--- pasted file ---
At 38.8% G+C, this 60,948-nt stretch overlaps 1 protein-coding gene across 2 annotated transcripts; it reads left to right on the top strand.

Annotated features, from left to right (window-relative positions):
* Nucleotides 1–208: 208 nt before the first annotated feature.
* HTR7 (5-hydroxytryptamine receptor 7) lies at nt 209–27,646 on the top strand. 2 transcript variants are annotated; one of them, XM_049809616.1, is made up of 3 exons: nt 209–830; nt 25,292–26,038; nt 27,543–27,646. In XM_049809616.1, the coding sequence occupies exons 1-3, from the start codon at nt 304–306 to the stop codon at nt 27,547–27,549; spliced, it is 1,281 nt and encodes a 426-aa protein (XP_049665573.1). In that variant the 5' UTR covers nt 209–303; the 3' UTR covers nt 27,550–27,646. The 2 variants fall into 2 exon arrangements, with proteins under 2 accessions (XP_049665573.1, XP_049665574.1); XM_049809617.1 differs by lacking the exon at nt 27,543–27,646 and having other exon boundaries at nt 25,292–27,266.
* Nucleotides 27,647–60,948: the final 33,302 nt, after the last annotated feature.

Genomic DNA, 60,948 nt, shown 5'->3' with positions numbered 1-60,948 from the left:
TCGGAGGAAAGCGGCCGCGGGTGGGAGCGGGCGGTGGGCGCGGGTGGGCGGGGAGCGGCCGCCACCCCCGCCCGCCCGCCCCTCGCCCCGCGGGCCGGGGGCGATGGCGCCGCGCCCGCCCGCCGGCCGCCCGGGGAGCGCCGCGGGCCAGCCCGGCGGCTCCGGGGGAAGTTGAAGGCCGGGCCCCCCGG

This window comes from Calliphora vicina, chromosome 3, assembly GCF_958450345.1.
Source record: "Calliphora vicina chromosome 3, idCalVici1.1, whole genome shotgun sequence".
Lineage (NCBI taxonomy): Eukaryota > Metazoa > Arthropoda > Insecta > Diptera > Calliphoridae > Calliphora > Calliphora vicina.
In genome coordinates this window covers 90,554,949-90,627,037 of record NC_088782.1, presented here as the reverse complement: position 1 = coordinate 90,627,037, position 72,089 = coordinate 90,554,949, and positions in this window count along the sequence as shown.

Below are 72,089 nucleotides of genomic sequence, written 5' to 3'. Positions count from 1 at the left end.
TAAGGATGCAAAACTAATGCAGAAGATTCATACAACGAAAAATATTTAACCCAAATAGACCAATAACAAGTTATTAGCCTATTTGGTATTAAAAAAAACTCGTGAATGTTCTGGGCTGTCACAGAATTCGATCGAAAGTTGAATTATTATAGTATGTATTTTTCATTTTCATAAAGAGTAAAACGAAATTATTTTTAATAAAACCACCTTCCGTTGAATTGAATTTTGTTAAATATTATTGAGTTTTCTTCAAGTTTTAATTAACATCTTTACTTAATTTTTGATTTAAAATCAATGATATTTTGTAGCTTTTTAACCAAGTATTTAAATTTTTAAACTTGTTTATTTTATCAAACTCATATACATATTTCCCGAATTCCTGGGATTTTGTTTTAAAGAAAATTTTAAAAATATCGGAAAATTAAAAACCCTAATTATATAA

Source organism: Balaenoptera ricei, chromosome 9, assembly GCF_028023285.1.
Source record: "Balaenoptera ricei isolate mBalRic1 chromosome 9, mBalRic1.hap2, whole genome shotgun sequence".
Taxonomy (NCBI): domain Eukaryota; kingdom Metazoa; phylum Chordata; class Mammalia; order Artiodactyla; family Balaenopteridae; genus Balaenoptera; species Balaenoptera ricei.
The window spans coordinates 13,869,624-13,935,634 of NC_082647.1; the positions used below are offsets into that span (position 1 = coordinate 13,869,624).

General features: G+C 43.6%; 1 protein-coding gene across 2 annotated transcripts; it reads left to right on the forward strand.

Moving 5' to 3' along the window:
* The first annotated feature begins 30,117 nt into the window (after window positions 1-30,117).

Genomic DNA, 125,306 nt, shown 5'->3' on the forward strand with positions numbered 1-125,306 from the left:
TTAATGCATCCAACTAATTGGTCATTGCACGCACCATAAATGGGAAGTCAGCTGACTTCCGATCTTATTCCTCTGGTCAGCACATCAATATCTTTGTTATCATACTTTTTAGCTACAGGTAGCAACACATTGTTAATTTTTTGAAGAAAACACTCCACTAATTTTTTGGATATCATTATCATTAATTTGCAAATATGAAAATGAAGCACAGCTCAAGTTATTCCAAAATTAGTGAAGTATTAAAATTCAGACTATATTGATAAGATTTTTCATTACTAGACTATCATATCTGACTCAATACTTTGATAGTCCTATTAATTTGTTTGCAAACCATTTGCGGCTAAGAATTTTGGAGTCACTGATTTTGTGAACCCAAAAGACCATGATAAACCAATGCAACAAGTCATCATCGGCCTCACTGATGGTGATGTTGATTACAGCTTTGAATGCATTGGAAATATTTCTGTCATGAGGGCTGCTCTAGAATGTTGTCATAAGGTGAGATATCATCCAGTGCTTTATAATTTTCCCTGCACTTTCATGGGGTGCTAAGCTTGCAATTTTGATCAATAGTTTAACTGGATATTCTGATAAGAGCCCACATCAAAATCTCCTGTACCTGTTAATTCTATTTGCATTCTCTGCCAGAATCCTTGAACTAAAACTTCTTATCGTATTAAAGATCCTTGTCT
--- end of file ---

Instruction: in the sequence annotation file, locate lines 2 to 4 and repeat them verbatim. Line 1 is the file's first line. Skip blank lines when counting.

Annotated features, from left to right (window-relative positions):
* Nucleotides 1–208: 208 nt before the first annotated feature.
* HTR7 (5-hydroxytryptamine receptor 7) lies at nt 209–27,646 on the top strand. 2 transcript variants are annotated; one of them, XM_049809616.1, is made up of 3 exons: nt 209–830; nt 25,292–26,038; nt 27,543–27,646. In XM_049809616.1, the coding sequence occupies exons 1-3, from the start codon at nt 304–306 to the stop codon at nt 27,547–27,549; spliced, it is 1,281 nt and encodes a 426-aa protein (XP_049665573.1). In that variant the 5' UTR covers nt 209–303; the 3' UTR covers nt 27,550–27,646. The 2 variants fall into 2 exon arrangements, with proteins under 2 accessions (XP_049665573.1, XP_049665574.1); XM_049809617.1 differs by lacking the exon at nt 27,543–27,646 and having other exon boundaries at nt 25,292–27,266.